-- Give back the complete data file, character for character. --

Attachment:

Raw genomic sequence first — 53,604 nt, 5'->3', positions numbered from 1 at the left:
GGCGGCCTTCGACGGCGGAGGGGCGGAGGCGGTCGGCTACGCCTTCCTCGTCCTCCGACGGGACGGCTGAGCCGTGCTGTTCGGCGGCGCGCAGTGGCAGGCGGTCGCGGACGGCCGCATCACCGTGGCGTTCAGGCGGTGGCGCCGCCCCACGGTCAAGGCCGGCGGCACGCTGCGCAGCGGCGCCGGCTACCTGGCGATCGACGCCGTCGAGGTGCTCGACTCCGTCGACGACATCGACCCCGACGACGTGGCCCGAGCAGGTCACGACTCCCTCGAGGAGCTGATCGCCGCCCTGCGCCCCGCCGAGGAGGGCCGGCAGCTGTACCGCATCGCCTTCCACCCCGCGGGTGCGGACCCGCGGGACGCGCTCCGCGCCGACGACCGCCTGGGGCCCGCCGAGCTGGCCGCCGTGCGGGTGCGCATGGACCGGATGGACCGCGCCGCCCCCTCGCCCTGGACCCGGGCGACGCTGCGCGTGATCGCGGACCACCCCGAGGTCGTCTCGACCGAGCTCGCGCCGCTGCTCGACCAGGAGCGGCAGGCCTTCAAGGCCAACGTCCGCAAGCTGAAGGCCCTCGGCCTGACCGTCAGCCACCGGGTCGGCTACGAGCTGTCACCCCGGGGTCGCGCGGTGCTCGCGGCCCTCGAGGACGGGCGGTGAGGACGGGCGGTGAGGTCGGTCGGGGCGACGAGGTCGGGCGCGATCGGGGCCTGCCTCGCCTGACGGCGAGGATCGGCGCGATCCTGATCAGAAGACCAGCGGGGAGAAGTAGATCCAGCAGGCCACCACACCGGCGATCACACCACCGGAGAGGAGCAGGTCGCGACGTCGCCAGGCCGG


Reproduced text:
Raw genomic sequence first — 53,604 nt, 5'->3', positions numbered from 1 at the left:
GGCGGCCTTCGACGGCGGAGGGGCGGAGGCGGTCGGCTACGCCTTCCTCGTCCTCCGACGGGACGGCTGAGCCGTGCTGTTCGGCGGCGCGCAGTGGCAGGCGGTCGCGGACGGCCGCATCACCGTGGCGTTCAGGCGGTGGCGCCGCCCCACGGTCAAGGCCGGCGGCACGCTGCGCAGCGGCGCCGGCTACCTGGCGATCGACGCCGTCGAGGTGCTCGACTCCGTCGACGACATCGACCCCGACGACGTGGCCCGAGCAGGTCACGACTCCCTCGAGGAGCTGATCGCCGCCCTGCGCCCCGCCGAGGAGGGCCGGCAGCTGTACCGCATCGCCTTCCACCCCGCGGGTGCGGACCCGCGGGACGCGCTCCGCGCCGACGACCGCCTGGGGCCCGCCGAGCTGGCCGCCGTGCGGGTGCGCATGGACCGGATGGACCGCGCCGCCCCCTCGCCCTGGACCCGGGCGACGCTGCGCGTGATCGCGGACCACCCCGAGGTCGTCTCGACCGAGCTCGCGCCGCTGCTCGACCAGGAGCGGCAGGCCTTCAAGGCCAACGTCCGCAAGCTGAAGGCCCTCGGCCTGACCGTCAGCCACCGGGTCGGCTACGAGCTGTCACCCCGGGGTCGCGCGGTGCTCGCGGCCCTCGAGGACGGGCGGTGAGGACGGGCGGTGAGGTCGGTCGGGGCGACGAGGTCGGGCGCGATCGGGGCCTGCCTCGCCTGACGGCGAGGATCGGCGCGATCCTGATCAGAAGACCAGCGGGGAGAAGTAGATCCAGCAGGCCACCACACCGGCGATCACACCACCGGAGAGGAGCAGGTCGCGACGTCGCCAGGCCGG